• Buprenorphine (Suboxone)
  • Codeine
  • Fentanyl
  • Hydrocodone (Vicodin)
  • Hydromorphone (Dilaudid)
  • Meperidine (Demerol)
  • Methadone
  • Morphine
  • Oxycodone (OxyContin)
  • Oxymorphone

Effects of Opioid Addiction

Someone who has become addicted to opioids finds that it negatively impacts their lives in several ways. Many people experience trouble performing well at work or school and may even lose their jobs. Opioid abuse often interferes with relationships and personal responsibilities. Also, the cost of procuring drugs can cause great financial distress. Some people end up in trouble with the law when they buy illegal opioids. As well, over time, medical problems can develop, including damage to the organs, collapsed veins, and breathing difficulties. In the event of shared needles, a person becomes at greater risk of developing diseases such as HIV/AIDS.

Opioid Withdrawal & Detox

The first step to overcoming opioid addiction is going to detox. This process takes about a week and should only be done in a medically supervised setting. Some people need to move into a residential program after this, while others find that outpatient care works best for them. All levels of opioid rehab in Atlanta will offer medical and psychological assistance in minimizing withdrawal symptoms. This makes it easier for the individual to move through the challenging first months of living a drug-free life.

How is Opioid Addiction Treated?

When someone develops an opioid addiction, a multi-pronged approach is needed for them to overcome it. Different types of therapy provide an effective way to help people understand their addiction and learn to move past it. Different types of therapy used include:

  • Individual therapy
  • Cognitive behavioral therapy
  • Holistic therapy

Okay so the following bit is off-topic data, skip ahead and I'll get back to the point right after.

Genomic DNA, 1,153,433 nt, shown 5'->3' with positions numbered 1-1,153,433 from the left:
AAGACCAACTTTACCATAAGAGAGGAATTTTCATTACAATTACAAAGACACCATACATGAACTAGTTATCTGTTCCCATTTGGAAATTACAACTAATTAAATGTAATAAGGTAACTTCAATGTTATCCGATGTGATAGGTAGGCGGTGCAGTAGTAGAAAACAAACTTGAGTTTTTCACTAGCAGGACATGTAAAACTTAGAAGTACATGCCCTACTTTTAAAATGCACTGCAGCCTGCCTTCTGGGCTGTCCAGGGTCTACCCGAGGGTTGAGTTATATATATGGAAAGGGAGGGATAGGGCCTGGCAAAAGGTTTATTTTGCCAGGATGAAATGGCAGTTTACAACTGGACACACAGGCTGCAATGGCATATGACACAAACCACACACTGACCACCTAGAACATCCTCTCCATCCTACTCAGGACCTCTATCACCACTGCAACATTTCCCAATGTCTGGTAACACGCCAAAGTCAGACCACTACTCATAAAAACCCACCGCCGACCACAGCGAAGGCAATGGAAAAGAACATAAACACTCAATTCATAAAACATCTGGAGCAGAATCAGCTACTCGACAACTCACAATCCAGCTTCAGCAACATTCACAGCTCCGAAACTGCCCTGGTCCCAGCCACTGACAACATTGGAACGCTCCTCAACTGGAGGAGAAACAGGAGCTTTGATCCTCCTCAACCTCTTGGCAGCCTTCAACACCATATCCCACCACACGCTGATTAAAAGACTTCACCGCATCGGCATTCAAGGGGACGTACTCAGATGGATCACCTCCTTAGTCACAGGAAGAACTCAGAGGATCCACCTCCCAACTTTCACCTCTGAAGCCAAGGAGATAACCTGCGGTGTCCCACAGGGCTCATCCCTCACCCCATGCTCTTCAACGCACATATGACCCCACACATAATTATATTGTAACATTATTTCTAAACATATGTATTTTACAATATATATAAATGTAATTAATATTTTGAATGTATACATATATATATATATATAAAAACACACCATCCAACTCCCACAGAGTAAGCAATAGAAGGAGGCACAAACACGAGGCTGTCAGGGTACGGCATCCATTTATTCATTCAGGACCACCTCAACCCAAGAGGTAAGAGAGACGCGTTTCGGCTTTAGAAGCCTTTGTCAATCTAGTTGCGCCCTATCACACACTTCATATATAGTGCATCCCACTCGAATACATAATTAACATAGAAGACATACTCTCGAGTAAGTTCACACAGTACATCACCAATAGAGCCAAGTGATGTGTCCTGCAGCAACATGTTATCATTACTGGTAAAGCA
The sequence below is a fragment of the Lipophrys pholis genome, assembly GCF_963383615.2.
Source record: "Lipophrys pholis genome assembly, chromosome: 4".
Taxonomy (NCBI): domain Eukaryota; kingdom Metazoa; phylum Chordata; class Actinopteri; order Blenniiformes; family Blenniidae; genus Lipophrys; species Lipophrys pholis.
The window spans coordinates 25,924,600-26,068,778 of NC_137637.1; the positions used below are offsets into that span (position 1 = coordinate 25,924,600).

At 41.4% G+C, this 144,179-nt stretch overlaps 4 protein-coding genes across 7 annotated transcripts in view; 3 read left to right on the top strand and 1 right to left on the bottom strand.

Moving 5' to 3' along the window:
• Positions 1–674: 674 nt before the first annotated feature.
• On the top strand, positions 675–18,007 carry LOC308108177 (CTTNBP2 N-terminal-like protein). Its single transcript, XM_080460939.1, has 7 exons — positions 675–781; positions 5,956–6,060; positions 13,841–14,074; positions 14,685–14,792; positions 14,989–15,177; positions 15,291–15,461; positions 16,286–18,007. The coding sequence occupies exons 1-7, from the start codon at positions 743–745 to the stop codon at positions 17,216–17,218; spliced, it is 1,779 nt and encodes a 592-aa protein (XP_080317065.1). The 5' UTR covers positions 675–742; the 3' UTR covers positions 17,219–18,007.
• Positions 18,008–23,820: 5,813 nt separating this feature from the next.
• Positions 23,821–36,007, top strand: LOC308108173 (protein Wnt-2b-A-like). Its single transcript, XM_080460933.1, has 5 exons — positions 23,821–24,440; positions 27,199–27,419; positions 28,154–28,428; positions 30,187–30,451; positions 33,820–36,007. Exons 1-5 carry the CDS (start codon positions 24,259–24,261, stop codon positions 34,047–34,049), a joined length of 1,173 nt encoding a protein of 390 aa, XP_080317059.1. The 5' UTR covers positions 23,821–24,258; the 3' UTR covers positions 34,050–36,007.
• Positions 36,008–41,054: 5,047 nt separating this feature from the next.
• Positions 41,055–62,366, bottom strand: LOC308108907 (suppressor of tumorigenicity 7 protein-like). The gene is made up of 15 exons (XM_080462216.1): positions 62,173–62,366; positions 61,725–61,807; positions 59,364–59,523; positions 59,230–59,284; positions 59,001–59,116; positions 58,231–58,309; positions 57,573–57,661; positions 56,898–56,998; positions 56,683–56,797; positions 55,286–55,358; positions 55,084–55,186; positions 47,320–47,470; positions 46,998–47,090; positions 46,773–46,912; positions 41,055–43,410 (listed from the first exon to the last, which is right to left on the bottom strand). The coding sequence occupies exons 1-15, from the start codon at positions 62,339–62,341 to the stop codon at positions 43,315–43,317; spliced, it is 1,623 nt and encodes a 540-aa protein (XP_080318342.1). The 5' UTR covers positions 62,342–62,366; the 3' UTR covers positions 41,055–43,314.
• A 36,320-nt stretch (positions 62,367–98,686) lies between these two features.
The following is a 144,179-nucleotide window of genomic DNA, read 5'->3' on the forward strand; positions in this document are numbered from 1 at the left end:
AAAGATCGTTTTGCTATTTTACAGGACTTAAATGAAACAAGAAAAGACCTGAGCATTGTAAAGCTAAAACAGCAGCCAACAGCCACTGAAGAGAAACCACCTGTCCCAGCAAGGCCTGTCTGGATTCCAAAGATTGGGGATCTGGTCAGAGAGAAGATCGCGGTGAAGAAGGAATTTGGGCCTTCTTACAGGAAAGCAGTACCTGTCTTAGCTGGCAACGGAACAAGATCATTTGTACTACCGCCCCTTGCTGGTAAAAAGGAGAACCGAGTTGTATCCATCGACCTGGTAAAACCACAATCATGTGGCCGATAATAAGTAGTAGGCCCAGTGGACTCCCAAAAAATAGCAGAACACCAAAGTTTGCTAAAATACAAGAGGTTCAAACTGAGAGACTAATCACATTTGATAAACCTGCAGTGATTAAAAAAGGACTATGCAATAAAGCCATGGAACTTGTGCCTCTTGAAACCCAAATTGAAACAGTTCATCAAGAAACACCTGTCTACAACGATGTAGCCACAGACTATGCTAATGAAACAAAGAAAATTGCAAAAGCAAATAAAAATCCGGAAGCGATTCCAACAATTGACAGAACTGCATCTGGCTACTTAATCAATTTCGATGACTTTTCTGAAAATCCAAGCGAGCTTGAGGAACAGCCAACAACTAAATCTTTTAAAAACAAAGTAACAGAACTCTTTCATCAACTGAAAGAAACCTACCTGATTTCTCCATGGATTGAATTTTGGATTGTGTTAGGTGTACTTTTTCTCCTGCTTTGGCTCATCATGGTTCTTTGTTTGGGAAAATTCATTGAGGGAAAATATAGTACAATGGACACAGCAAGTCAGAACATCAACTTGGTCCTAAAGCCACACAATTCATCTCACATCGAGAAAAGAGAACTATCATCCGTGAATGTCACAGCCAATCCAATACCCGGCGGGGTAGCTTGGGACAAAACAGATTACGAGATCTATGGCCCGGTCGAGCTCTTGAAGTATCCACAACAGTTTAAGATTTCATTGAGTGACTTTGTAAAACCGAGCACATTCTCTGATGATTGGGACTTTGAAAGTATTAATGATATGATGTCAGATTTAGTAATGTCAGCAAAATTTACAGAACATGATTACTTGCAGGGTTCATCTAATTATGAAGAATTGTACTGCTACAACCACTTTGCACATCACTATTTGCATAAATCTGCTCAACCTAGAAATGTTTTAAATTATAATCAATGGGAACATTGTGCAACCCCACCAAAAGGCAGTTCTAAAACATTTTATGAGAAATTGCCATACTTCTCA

• Group therapy
  • Family therapy
  • Red light therapy
  • Trauma therapy

Many people find great success in becoming sober by using Medication-Assisted Treatment (MAT). This combines the use of talk therapy with prescription medications that help reduce withdrawal symptoms. Meds can also help people who experience mental health disorders that contribute to their addictions, such as anxiety and depression.

Find Opioid Rehab in Atlanta, GA

Has opioid abuse impacted your life or the life of someone you love? It’s time to get the kind of life-saving help provided by North Atlanta Behavioral Health. We offer an opioid addiction treatment program that helps people learn to live a sober life. We offer several options for outpatient care that provide a variety of types of addiction-related therapies. 

For more information about how to put opioid abuse in your past, visit our admissions page now. We make it easy to get started on enjoying a drug-free life.

Treatment Philosophy

North Atlanta Behavioral Health is dedicated to the health and happiness of our clients. We offer personalized treatment plans that put each individual's needs first. 

Meet Our Team

Our multidisciplinary team wants nothing more than for our clients to achieve a lifetime of recovery and sobriety. Let us help you get the most out of treatment.